Wednesday, October 14, 2015


Guyana is a country in Northern South America between Suriname and Venezuela - one of the smaller ones on the top right corner on the map that people seem to have a hard time remembering.  It is slightly smaller than Idaho.  It has been both a Dutch and British colony.  Three quarters of the population are Afro-Guyanese or Indo-Guyanese.  A lot of indentured laborers came over from India and made a huge cultural and ethnic impact.  Read more in the CIA World Factbook.

This Indian influence explains the recipe that stood out to me when I was looking through lots of lists: Chicken Curry.  Yes, a curry recipe that claims to be authentically Guyanese.  This I had to try.

The recipe didn't specifically say you had to start with a full chicken, just "3 lb chicken cut up into small pieces."  I decided I had to do this, though.  Despite the fact I've done it a lot, I still don't enjoy it.  I was also highly disappointed at the yield.  I always read that it is more frugal to buy whole chickens, but this one had so little usable meat on it.  I may have to rethink future purchases.

How you entertain the youth - the pots and pans cabinet.
10.3 oz!
A little disheartening, but the show must go on.

I took "grind garlic, one onion, and pepper" to mean that I could puree them in a food processor.  This then gets fried in a pan with some spices.

Garam Masala is a delicious mixture of spices that I use a lot in an Indian recipe I plan on doing for Everyday International soon.  I used to have a version from a local spice shop, and that one was a bit spicier than this one.  This is a bit sweeter - more cardamom and cinnamon perhaps.
The rest from here is fairly straight forward.  Add the meat and some chopped potatoes and cook.  Then add water and more onion and cook some more.  Voila!  Or whatever they say in Guyana.  The official language is English, so "Yay?"

Okay, anyway, time to eat!

Emily?  I really need to start labeling these right after they happen.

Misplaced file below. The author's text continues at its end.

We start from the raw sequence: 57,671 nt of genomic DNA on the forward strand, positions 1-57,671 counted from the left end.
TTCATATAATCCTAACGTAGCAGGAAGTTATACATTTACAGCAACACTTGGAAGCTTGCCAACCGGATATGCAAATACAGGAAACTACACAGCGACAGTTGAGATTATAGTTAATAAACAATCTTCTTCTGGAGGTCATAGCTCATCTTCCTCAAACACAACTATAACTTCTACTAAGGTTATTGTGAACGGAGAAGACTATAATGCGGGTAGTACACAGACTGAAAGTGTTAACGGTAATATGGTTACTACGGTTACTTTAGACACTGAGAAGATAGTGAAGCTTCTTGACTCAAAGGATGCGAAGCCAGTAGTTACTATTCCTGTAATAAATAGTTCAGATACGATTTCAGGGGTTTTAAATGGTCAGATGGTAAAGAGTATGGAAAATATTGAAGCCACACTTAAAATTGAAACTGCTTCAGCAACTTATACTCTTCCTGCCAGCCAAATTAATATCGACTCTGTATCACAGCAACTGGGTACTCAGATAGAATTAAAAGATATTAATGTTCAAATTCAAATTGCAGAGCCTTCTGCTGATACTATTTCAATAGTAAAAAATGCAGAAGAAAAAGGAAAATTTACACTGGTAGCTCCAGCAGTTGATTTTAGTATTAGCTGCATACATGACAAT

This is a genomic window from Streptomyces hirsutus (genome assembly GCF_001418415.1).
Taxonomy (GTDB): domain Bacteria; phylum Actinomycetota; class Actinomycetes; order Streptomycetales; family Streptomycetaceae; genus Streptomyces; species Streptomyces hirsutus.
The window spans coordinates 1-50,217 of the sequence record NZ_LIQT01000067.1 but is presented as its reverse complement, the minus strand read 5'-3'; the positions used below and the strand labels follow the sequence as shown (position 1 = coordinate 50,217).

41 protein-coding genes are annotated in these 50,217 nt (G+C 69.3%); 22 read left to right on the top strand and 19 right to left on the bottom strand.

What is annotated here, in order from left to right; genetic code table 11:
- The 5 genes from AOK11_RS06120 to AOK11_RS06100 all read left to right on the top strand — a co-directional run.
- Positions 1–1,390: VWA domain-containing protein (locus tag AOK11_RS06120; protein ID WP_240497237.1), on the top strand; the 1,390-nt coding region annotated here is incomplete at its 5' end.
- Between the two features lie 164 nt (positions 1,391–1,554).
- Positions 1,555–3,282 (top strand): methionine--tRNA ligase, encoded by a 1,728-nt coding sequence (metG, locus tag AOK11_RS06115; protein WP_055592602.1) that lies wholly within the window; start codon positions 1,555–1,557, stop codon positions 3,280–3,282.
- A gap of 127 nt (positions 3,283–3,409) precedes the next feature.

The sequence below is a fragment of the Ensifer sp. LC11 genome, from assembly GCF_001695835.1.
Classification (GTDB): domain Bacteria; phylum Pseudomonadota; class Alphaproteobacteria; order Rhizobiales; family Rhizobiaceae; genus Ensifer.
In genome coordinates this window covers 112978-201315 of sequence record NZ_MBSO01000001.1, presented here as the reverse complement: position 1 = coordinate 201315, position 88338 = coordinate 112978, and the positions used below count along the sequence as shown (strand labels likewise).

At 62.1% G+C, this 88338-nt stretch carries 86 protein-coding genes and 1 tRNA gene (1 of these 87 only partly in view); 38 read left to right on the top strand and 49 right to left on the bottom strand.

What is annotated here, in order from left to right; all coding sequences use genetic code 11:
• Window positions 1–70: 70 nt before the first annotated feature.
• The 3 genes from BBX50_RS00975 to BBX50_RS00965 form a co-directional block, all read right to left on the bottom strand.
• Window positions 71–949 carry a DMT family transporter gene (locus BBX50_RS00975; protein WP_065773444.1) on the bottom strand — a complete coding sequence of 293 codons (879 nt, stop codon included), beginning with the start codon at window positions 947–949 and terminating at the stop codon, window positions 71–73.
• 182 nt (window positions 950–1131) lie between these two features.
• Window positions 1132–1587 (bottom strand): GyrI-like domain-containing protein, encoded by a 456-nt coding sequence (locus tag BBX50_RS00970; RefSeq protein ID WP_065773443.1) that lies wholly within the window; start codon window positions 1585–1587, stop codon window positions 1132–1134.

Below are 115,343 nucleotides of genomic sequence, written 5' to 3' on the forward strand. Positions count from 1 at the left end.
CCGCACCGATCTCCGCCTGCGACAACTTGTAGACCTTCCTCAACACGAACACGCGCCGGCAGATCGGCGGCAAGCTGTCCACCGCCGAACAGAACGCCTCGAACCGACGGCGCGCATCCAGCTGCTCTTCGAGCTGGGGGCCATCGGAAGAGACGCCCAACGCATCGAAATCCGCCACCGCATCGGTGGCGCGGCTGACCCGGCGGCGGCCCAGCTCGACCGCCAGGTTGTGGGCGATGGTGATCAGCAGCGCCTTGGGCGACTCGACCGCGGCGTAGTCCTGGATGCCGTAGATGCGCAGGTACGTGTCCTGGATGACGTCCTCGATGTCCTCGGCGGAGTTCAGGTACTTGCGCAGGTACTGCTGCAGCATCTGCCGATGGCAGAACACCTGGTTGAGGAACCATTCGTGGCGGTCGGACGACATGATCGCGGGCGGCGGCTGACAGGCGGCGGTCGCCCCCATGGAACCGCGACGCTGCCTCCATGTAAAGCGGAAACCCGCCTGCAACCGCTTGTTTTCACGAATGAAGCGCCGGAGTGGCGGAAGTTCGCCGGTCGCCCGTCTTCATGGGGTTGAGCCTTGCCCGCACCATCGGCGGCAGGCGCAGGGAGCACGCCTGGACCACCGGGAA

The food was alright.  That's really all that sticks out in my mind to say.  For having curry powder and garam masala it didn't have a big flavor impact.  I think I would have preferred the slightly spicier garam masala to the sweet one.  Maybe that would have packed more of a punch.

And with that we have made it through the G's!  Let's stay in the same region for another adventure.  Just a little north for...

Next time: Haiti

Tuesday, October 6, 2015

Everyday Italy: Spaghetti alla Carbonara

Kevin and I went to Italy in 2009.  More about that when I actually get to Italy in my regular country cooking.  While we were there we had lots and lots of good food.  Amazing food.  One thing that I particularly remembered was Spaghetti alla Carbonara.

Fast forward to our first Valentines Day as a married couple and I wanted to make something delicious.  I looked through my favorite cookbook and found a recipe one for that same Italian dish.  Boom.  Decision made.  It was really good and became a regular item on the menu. (Unfortunately the chocolate cake that Kevin made on that Valentine's Day got knocked off of the counter by the cat.)
I highly recommend this cookbook!
Before each recipe it has a long description of what the recipe is and how they came to this version.  They try a lot of different things and then taste test them all.  I kinda want that job.
Spaghetti alla Carbonara is basically spaghetti noodles in a bacon, cheese, and egg sauce.  The process is really what I find cool.
First fry the bacon then cook it in some wine.  This version uses white, but apparently there is some debate as to what is the most authentic.
While cooking the noodles, mix the cheeses, eggs, and some garlic.  You don't cook this mixture at all.  Once the noodles are done, you mix this in as soon as they are drained.  The heat from the noodles cooks the egg enough to eat.
It is really really delicious.  I have always liked my noodles drenched in a red sauce, so this was a delightful and exciting change.

The first time I made it I found it difficult to get everything timed correctly, which is important in this recipe.  The noodles need to be hot at the right time!  It definitely gets easier over time and I have got the whole thing down to about 20 minutes now.  A nice yet fancy weeknight meal.  Totally doable international food.